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Volume 8, issue 12
Atmos. Chem. Phys., 8, 3185-3197, 2008
© Author(s) 2008. This work is distributed under
the Creative Commons Attribution 3.0 License.

Special issue: The "Guyanas Atmosphere-Biosphere exchange and Radicals Intensive...

Atmos. Chem. Phys., 8, 3185-3197, 2008
© Author(s) 2008. This work is distributed under
the Creative Commons Attribution 3.0 License.

  24 Jun 2008

24 Jun 2008

Halogenated organic species over the tropical South American rainforest

S. Gebhardt1, A. Colomb2, R. Hofmann1, J. Williams1, and J. Lelieveld1 S. Gebhardt et al.
  • 1Max Planck Institute for Chemistry, Mainz, Germany
  • 2Laboratoire Interuniversitaire des Systèmes Atmosphériques (LISA), Paris, France

Abstract. Airborne measurements of the halogenated trace gases methyl chloride, methyl bromide and chloroform were conducted over the Atlantic Ocean and about 1000 km of pristine tropical rainforest in Suriname and French Guyana (3–6° N, 51–59° W) in October 2005. In the boundary layer (0–1.4 km), maritime air masses, advected over the forest by southeasterly trade winds, were measured at various distances from the coast. Since the organohalogens presented here have relatively long atmospheric lifetimes (0.4–1.0 years) in comparison to the advection times from the coast (1–2 days), emissions will accumulate in air traversing the rainforest. The distributions of methyl chloride, methyl bromide and chloroform were analyzed as a function of time the air spent over land and the respective relationship used to determine net fluxes from the rainforest for one week within the long dry season.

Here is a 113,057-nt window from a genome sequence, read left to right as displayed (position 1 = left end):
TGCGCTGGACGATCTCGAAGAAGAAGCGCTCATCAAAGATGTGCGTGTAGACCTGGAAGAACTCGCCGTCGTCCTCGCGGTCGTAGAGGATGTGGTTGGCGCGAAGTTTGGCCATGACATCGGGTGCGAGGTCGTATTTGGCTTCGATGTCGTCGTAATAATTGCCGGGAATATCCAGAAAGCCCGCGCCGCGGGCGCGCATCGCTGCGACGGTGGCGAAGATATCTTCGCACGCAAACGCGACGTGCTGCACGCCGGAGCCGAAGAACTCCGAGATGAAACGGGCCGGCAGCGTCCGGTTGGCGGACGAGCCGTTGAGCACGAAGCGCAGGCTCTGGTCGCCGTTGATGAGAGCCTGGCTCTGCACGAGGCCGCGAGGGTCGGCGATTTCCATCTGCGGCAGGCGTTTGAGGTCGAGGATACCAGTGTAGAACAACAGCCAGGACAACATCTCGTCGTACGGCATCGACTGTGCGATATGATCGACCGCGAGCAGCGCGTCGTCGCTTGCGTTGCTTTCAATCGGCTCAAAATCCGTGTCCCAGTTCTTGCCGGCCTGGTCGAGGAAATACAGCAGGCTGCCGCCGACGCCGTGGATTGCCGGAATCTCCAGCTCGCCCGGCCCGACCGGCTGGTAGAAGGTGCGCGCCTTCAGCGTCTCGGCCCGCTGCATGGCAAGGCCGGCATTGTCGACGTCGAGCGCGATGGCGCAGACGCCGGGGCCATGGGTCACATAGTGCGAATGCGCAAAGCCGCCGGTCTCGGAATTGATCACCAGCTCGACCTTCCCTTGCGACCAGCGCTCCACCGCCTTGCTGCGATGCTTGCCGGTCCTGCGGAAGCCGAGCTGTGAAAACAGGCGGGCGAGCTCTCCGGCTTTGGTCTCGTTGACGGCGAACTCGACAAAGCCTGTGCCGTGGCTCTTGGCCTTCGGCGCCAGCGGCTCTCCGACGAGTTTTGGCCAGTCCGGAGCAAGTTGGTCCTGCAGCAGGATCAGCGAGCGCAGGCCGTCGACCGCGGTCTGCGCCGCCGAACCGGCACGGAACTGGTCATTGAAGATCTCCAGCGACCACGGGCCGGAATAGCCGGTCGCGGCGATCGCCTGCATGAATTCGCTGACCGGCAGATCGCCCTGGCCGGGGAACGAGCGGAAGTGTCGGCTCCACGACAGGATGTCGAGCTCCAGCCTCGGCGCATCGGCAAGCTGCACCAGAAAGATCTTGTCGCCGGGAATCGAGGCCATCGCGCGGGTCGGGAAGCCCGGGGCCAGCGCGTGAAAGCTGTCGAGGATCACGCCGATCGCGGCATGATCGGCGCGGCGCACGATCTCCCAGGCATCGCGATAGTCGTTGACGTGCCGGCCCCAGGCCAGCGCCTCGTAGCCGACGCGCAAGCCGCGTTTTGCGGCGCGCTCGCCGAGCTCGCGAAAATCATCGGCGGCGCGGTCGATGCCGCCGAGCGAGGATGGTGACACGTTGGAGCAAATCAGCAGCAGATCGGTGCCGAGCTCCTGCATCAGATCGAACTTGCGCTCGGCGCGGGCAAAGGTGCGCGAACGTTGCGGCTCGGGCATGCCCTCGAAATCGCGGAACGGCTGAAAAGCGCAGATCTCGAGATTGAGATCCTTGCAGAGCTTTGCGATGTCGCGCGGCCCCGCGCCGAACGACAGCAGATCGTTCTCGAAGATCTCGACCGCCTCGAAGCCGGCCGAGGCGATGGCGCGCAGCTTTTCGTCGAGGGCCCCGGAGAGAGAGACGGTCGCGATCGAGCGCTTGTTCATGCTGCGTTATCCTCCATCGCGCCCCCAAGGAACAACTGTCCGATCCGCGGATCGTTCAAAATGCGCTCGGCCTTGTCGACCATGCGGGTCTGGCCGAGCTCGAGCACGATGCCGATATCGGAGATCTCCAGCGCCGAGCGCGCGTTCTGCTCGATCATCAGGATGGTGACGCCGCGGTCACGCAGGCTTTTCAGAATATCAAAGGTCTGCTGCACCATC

Net fluxes from the rainforest ecosystem have been calculated for methyl chloride and chloroform as 9.5 (±3.8 2σ) and 0.35 (±0.15 2σ)μg m-2 h−1, respectively. No significant flux was observed for methyl bromide within the limits of these measurements.

The global budget of methyl chloride contains large uncertainties, in particular with regard to a possible source from tropical vegetation. Our measurements are used in a large-scale approach to determine the net flux from a tropical ecosystem to the planetary boundary layer. The obtained global net flux of 1.5 (±0.6 2σ) Tg yr-1 for methyl chloride is at the lower end of current estimates for tropical vegetation sources, which helps to constrain the range of tropical sources and sinks (0.82 to 8.2 Tg yr-1 from tropical plants, 0.03 to 2.5 Tg yr-1 from senescent/dead leaves and a sink of 0.1 to 1.6 Tg yr-1 by soil uptake). Nevertheless, these results show that the contribution of the rainforest ecosystem is the major source in the global budget of methyl chloride.

For chloroform, the extrapolated global net flux from tropical ecosystems is 56 (±23 2σ) Gg yr−1, which is of minor importance compared to the total global sources and might be already contained in the soil emission term.

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